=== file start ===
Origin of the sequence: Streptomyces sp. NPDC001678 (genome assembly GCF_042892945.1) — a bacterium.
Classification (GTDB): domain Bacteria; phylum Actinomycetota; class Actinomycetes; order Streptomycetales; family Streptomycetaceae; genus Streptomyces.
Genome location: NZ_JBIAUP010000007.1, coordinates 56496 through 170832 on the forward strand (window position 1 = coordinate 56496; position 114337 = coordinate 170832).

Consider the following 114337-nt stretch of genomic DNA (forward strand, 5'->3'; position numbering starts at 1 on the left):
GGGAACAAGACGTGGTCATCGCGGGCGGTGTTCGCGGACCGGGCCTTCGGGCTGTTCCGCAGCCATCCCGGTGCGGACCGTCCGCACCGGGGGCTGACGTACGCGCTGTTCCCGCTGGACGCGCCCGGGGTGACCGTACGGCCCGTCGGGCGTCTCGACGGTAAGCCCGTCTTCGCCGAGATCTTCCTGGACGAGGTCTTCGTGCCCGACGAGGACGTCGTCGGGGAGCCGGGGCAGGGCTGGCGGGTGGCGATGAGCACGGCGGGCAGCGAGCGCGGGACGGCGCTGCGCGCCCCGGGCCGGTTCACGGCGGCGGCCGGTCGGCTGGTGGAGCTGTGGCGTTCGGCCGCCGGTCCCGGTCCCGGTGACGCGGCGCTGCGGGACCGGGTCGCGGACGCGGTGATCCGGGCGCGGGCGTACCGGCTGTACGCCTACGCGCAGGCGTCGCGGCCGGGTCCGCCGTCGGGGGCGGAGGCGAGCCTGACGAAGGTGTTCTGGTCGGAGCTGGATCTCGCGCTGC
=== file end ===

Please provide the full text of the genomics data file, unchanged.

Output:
Origin of the sequence: Streptomyces sp. NPDC001678 (genome assembly GCF_042892945.1) — a bacterium.
Classification (GTDB): domain Bacteria; phylum Actinomycetota; class Actinomycetes; order Streptomycetales; family Streptomycetaceae; genus Streptomyces.
Genome location: NZ_JBIAUP010000007.1, coordinates 56496 through 170832 on the forward strand (window position 1 = coordinate 56496; position 114337 = coordinate 170832).

Consider the following 114337-nt stretch of genomic DNA (forward strand, 5'->3'; position numbering starts at 1 on the left):
GGGAACAAGACGTGGTCATCGCGGGCGGTGTTCGCGGACCGGGCCTTCGGGCTGTTCCGCAGCCATCCCGGTGCGGACCGTCCGCACCGGGGGCTGACGTACGCGCTGTTCCCGCTGGACGCGCCCGGGGTGACCGTACGGCCCGTCGGGCGTCTCGACGGTAAGCCCGTCTTCGCCGAGATCTTCCTGGACGAGGTCTTCGTGCCCGACGAGGACGTCGTCGGGGAGCCGGGGCAGGGCTGGCGGGTGGCGATGAGCACGGCGGGCAGCGAGCGCGGGACGGCGCTGCGCGCCCCGGGCCGGTTCACGGCGGCGGCCGGTCGGCTGGTGGAGCTGTGGCGTTCGGCCGCCGGTCCCGGTCCCGGTGACGCGGCGCTGCGGGACCGGGTCGCGGACGCGGTGATCCGGGCGCGGGCGTACCGGCTGTACGCCTACGCGCAGGCGTCGCGGCCGGGTCCGCCGTCGGGGGCGGAGGCGAGCCTGACGAAGGTGTTCTGGTCGGAGCTGGATCTCGCGCTGC